Saturday, September 13, 2008

Growing Fuel from Algae

“Remember the BP ads of a couple of years back?” says Dan Sweeny of Juice: Alternate Fuels World. “Something about yellow being the new green, yellow being representative of corn—or maize as the Brits call it. Corn, of course, is the principal feedstock for fuel ethanol production in the U.S, and ethanol, as we all know, has emerged as the consensus answer for overcoming our fossil fuel dependency and ending our reliance on foreign oil. In 2002 it was the Hydrogen Economy, but then in 2006 it was ethanol. And maybe it's still ethanol only now algae derived biodiesel seems poised to displace it as the alternative fuel of the moment.”

In other words, green is soon to become the new yellow. Global Green Solutions who operates a plantation in El Paso, Texas in partnership with Valcent Products, an intellectual property company active in several different fields have a joint venture known as Vertigro.

The Vertegro system is a series of closely spaced vertical bio-reactors made of thin film membranes that allow high levels of light penetration. These new bio-reactors are tailored to grow a species of algae that yields a large volume of high grade vegetable oil, which is very suitable for blending with diesel to create a bio-diesel fuel. According to the Energy Blog, “The membrane is configured for an optimum flow for the growth of algae. This dynamic system produces much higher algae growth rates than conventional static systems. It uses certain algae that consume up to 90% of their weight with C02 using sunlight as the energy source to drive photosynthesis. Approximately 50% of the dry weight of the algae is an oil suitable for bio-fuel blending with diesel and for other uses. When fully operational, the system yields a constant supply of algae which is harvested, dried and processed to remove the oil, leaving a residue of some 50% by weight, which can also be sold for a variety of commercial products. The system will be a continuous closed loop, which allows for a greater retention of water in the system, and eliminates cross contamination by other algae species.”

They go on to say, “Data received from Valcent's continuously operating test bed facility demonstrates that yields up to 4,000 barrels oil per acre, per year, at an estimated cost of $20 per barrel are achievable on a commercial scale. As a comparison, typically corn will yield up to one-half a barrel of oil per acre per year at considerably higher cost; palm oil, with highest yield of conventional sources, delivers approximately fifteen barrels of oil per acre per year. After a demonstration pilot plant is in operation, several production units that may total 1,000 acres may be built which would have the potential of producing approximately 4,000,000 barrels of oil per year, with significant carbon dioxide green credits and other commercial products. At that rate of production, Vertigro will sequester approximately 2,700,000 tons C02 per year which will be sold as a green credit within the emerging green credit system within the USA and within the Kyoto Protocols.”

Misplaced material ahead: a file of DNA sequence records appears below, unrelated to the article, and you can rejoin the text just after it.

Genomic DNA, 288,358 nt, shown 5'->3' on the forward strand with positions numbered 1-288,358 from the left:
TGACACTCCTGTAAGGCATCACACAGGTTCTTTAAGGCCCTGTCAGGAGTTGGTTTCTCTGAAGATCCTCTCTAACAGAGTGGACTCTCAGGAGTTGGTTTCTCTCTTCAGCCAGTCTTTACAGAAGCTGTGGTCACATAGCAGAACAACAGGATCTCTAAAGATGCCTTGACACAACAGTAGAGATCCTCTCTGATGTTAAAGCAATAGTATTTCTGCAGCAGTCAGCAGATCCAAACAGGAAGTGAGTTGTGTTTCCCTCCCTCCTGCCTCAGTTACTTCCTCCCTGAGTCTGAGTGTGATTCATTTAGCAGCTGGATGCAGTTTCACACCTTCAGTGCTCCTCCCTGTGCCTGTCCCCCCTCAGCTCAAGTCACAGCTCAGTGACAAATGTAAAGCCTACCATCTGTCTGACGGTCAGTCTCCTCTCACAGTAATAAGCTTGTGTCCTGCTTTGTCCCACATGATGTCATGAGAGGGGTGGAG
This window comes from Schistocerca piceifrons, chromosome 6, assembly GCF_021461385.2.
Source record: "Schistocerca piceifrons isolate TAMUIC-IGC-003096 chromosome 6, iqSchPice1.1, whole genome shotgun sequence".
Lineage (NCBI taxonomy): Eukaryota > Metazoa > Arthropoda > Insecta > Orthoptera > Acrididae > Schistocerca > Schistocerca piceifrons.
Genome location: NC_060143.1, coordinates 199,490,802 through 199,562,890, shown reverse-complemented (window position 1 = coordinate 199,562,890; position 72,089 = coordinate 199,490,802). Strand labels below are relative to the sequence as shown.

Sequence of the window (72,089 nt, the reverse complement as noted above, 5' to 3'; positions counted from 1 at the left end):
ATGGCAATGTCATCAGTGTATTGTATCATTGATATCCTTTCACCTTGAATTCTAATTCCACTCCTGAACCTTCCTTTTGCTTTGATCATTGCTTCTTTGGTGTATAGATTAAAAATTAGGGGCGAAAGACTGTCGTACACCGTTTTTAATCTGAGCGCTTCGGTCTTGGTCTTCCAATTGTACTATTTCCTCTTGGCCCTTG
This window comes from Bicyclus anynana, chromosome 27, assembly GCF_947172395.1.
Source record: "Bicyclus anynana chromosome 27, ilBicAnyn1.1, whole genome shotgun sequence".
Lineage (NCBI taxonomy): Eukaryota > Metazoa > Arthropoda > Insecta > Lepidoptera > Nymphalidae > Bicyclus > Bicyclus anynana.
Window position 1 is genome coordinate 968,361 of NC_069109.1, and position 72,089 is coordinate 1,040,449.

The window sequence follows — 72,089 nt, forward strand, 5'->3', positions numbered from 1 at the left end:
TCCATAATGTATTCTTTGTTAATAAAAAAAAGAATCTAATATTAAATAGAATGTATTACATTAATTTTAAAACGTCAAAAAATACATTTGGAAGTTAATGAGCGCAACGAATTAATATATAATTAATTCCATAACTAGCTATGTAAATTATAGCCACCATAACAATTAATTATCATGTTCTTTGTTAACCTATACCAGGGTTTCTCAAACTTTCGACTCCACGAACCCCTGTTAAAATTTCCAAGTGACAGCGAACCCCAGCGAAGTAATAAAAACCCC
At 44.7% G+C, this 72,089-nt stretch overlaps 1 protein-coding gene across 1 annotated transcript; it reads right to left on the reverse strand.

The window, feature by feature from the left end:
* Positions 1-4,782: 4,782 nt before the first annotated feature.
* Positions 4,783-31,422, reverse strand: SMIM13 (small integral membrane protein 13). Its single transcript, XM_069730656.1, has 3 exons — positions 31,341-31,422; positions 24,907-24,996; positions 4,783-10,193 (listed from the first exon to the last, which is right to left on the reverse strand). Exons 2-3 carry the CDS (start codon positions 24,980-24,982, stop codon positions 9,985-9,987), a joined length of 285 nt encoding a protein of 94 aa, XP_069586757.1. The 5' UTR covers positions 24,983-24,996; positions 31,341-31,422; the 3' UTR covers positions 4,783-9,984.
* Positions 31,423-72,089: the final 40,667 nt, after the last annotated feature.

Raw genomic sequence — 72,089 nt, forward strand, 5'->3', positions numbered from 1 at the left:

See the informative video here.

“Interest in algae as a feedstock for biodiesel and various synfuels appears to be extremely high,” says Dan Sweeny. “And investment has been pouring into this area.” Sweeny provides contact information for those interested in investment here.

Nina Munteanu is an ecologist and internationally published author of novels, short stories and essays. She coaches writers and teaches writing at George Brown College and the University of Toronto. For more about Nina’s coaching & workshops visit Visit for more about her writing.


Jean-Luc Picard said...

It sounds very good, but I can't see alternative fuels being taken seriously until oil slows down

Janet said...

Sounds like a better idea than ethanol, at least.

Anonymous said...

Strange that the article compared the conversion of Corn into oil when (for the most part) corn is used to create ethanol.

Development of energy is more complex than most of the promotional articles expose.
Example: the drive to ethanol has diverted land that was used to produce food into production of fuel. To grow and convert corn into ethanol takes a lot of energy and water.
On the surface, I would agree with janet, that biodiesel from algae sounds better than using corn. The downside is that most vehicles on the road today are better suited to ethanol/hydrogen and petrol.

The proponents of these ideas seldomly factor in all the costs/impacts that pop-up once you scale up the production from 1 acre to 1000's of acres.

Depending on the amount of sunlight required to produce the algae, I would hope that the acreage needed to produce the algae would not impact on the arable land base. And hopefully the entrepreneurs don't look to cut down trees in equatorial areas to utilize the sunnier locations.

In the long run - 1st world humans must reduce their overall impact - Eat less, travel less and use energy as efficiently as possible.

I also expect that a 1000 acre aglae "farms" will get the same complaints that farmers that set up large greenhouses get - loss of animal habitat.

-- Just visting this planet,
The Worker (cohabitor with Baby Brie)

SF Girl said...

Yup, there's always a downside to any alternative. You make some excellent points, Anonymous Worker. Algae just has so many things going for it: rapid growth, small area coverage compared with traditional crops like corn, and less maintenance and equipment costs... There is the water factor.... but they even have that covered. I'm on side! Sign me up! .... oh, I need some money first.... :)

raheel said...

its looking so good i wonder when will we be having this in our country

SF Girl said...

Where do you live, Raheel? This technology is definitely affordable and efficient.